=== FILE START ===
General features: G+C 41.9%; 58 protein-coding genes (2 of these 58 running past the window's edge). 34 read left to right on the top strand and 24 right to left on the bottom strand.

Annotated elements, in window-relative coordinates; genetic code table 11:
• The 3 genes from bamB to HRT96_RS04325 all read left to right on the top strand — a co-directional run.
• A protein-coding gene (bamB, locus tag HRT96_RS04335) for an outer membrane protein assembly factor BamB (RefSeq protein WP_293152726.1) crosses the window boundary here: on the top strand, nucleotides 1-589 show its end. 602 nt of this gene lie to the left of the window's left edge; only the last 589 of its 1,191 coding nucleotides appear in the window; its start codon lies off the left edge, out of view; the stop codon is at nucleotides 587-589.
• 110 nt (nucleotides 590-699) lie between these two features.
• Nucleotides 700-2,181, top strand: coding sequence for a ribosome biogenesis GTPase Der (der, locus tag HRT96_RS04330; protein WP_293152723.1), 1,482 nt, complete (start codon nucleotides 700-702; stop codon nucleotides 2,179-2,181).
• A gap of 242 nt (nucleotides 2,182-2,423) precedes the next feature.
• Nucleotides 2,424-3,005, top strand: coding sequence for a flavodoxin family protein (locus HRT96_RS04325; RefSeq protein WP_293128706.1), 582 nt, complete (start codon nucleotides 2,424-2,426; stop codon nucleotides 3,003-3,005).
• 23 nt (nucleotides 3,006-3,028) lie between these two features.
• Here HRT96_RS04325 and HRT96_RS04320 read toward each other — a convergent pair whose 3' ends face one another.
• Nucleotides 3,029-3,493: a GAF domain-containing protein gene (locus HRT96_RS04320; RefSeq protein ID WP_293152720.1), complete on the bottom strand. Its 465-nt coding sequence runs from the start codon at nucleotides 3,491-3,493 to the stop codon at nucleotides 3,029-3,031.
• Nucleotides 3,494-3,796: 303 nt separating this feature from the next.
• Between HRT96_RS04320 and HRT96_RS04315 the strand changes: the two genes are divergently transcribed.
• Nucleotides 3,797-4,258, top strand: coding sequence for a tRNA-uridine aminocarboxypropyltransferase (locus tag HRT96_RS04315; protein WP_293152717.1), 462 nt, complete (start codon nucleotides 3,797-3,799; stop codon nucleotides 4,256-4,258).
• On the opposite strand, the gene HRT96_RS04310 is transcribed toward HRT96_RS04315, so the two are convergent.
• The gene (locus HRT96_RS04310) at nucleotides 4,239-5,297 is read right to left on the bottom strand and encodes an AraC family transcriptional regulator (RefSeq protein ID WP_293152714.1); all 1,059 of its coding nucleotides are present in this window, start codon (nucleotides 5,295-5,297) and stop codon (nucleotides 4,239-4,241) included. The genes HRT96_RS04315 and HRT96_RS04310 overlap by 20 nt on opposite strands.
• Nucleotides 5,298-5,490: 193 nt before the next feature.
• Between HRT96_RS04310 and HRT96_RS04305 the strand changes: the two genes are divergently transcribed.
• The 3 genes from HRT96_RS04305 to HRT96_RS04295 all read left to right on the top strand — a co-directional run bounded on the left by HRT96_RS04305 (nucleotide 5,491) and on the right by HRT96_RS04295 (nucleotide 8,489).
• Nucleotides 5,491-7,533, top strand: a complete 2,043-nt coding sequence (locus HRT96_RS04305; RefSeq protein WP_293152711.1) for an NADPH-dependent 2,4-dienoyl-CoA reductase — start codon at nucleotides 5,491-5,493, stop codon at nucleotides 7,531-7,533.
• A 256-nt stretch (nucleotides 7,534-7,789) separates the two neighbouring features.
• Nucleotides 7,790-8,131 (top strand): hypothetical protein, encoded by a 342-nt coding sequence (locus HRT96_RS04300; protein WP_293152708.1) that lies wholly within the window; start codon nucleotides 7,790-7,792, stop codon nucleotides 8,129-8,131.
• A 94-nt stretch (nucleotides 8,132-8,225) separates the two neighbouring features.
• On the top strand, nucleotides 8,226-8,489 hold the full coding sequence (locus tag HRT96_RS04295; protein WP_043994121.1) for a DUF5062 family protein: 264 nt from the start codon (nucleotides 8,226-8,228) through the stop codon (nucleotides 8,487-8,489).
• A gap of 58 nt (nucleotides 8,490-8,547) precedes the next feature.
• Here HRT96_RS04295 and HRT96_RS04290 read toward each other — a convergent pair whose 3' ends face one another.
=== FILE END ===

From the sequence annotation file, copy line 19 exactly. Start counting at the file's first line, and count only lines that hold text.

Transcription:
• The 3 genes from HRT96_RS04305 to HRT96_RS04295 all read left to right on the top strand — a co-directional run bounded on the left by HRT96_RS04305 (nucleotide 5,491) and on the right by HRT96_RS04295 (nucleotide 8,489).